This brusque triage of concern is the downstream application of a state of mind that treats public ground as a “battle space,” as Secretary of Defense Mark Esper urged the governors during the group phone call of June 1. That logic of war was made even more apparent in short order: After the two officers who shoved Gugino were suspended and charged with second-degree assault, the entire Emergency Response Team—some 57 officers—resigned “in disgust” to protest the “mistreatment” of their brethren. As John Evans, the president of the local Police Benevolent Association, told The Buffalo News, “Our position is these officers were simply following orders from Deputy Police Commissioner Joseph Gramaglia to clear the square…. It doesn’t specify clear the square of men 50 and under, or 14 to 40. They were simply doing their job. I don’t know how much contact was made. He did slip in my estimation. He fell backwards.”

It is easy to pick up on the casual cruelty of those individuals who are just “following orders.” What is subtler and more complex is the corollary, expressed by Roger Berkowitz in a New York Times reflection on Hannah Arendt’s portrayal of Adolf Eichmann. Berkowitz wrote that the harder cases are those when people act “not as a robotic bureaucrat, but as part of a movement.” They “commit themselves absolutely to the fictional truth of the movement…. It is this thoughtless commitment that permits idealists to imagine themselves as heroes and makes them willing to employ technological implements of violence in the name of saving the world.”

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Out of darkness: Trump’s entrance at the 2016 Republican National Convention was a stage-managed spectacle with smoke, flashing lights, and throbbing music.

As though to complete the circle and reinforce this ethic of good-soldierly dominance, Trump lost no time endorsing the Buffalo officers’ mass resignation, tweeting a completely unsubstantiated theory that Gugino “could be an ANTIFA provocateur.” (This is not an accusation to be taken lightly; in declaring those associated with antifa as terrorists, Trump potentially subjects them not only to oversight by police but also to much-harder-to-trace surveillance and interference by the FBI, CIA, and other spy agencies.) The president’s tweet concluded, “I watched, he fell harder than was pushed. Was aiming scanner. Could be a set up?” Although the FBI and the Department of Justice have, to date, announced no arrests of protesters linked to antifa ideology or groups, Attorney General William Barr suggested on Fox News that the lack of cases “does not mean they haven’t been involved in the violence.” The eloquently compressed response from Gugino’s attorney noted that the injured man “has been a longtime peaceful protester, human rights advocate and overall fan of the US Constitution.” Even Republican Senator Susan Collins stated, “I think it would be best if the president did not comment on issues that are before the courts.”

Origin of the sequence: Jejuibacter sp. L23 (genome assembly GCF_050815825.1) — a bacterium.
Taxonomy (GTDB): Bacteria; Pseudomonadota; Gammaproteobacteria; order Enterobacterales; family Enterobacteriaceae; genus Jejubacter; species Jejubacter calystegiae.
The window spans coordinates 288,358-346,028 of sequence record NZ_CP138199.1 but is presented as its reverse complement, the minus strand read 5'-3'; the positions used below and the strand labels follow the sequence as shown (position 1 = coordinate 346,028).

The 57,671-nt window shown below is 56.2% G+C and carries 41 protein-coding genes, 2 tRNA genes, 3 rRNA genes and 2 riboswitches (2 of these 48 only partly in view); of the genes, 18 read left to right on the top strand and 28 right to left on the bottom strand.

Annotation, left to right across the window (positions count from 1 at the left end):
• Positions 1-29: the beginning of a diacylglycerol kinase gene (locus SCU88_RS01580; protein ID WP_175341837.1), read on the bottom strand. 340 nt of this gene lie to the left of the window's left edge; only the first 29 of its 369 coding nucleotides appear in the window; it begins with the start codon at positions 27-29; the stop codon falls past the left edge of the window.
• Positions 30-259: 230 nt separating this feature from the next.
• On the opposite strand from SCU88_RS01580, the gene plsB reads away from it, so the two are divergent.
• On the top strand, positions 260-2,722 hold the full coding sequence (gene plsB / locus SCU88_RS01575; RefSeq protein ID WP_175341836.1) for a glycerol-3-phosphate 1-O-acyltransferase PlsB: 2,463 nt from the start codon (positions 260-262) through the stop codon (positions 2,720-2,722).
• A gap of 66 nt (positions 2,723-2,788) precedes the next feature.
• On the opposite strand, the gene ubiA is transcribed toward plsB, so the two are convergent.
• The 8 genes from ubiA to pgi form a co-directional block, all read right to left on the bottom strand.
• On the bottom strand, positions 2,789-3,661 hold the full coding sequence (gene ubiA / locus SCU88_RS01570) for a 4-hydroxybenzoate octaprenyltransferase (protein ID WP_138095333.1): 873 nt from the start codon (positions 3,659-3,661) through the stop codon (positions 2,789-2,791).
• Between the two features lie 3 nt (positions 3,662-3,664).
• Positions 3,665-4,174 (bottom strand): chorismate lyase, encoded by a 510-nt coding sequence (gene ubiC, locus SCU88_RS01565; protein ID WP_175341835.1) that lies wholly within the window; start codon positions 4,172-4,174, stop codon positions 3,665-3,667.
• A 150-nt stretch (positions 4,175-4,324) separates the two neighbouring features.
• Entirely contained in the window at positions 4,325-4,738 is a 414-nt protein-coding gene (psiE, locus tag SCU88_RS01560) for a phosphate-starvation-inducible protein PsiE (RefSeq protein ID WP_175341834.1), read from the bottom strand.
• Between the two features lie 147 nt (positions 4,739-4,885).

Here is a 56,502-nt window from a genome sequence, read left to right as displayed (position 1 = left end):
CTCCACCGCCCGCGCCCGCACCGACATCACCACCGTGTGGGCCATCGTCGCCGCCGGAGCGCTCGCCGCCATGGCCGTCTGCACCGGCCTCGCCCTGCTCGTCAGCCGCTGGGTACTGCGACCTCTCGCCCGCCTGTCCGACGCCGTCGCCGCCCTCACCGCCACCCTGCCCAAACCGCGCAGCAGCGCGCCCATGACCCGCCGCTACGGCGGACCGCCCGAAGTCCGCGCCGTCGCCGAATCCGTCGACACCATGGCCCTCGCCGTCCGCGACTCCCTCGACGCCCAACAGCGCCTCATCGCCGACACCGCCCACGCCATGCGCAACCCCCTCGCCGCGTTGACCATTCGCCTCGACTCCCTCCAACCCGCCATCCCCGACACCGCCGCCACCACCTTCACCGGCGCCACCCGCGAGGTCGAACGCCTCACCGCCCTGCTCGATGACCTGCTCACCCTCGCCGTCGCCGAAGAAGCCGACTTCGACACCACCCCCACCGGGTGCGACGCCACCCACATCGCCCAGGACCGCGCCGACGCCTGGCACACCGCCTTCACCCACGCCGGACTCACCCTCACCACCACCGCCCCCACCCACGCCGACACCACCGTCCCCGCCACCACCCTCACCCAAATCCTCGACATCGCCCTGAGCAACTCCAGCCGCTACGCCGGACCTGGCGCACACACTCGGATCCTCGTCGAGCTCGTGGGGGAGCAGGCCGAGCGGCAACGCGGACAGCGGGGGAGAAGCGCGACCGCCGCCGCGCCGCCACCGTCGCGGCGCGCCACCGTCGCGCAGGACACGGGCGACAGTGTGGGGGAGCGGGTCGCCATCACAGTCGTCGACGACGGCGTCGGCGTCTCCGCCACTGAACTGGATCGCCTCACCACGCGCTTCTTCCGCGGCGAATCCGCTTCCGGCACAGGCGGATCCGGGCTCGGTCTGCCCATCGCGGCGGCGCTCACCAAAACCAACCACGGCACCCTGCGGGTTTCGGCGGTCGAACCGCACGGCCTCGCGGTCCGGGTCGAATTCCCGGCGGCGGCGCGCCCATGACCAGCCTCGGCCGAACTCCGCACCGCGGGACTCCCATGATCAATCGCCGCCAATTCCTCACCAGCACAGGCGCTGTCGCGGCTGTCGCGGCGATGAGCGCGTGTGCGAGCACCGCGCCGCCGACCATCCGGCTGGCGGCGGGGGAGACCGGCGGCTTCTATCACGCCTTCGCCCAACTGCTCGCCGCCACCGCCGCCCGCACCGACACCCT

It is true that the two members of the Emergency Response Team charged with Gugino’s assault will come before the courts—eventually. Meanwhile, we must wonder what will happen to our collective consciousness by then. Second-degree murder charges have been filed against Derek Chauvin for the killing of George Floyd—but what filters might settle over our perceptions to make that presently inexcusable death seem reasonable through the same lens that exonerated the officer who strangled Eric Garner?

We must treat this sleight of hand with the seriousness it deserves. It may be that this moment sufficiently reveals to all Americans the disparities that African Americans and other people of color have been experiencing for generations. But we have been here before, if not to the same degree, yet over and over, what seems to be seen becomes unseen, our attention redirected. Even when the Trumpian circus earns scorn and furious backlash, his basest theatrical stylings nevertheless become viral moral templates to be reenacted elsewhere, familiarized as normative baselines are reset. Trump explicitly endorses an ethic that urges officers not to be “too nice” when making an arrest. He encourages an environment in which just stopping to acknowledge that you’ve mowed someone down is seen as weakness and restraint in governance is acting like a fool. The president praises extraordinary shows of force, seemingly driven by no higher morality than the pure vanity of wanting to appear invincible, the question of proportion a superfluity.

If we are ever to return merely to the flawed life we once had, let alone drag ourselves into the better world we hope to inhabit in the future, we must profoundly reappraise political appeals to magical thinking. There are no miracles. There are no gods among us. Once we had a Constitution. We all saw it. Now you don’t? Then it’s time we stop wringing our hands and intercept that Oz-like strange joker as he sidles for the door. We cannot let him abscond with something so precious hidden up his sleeve.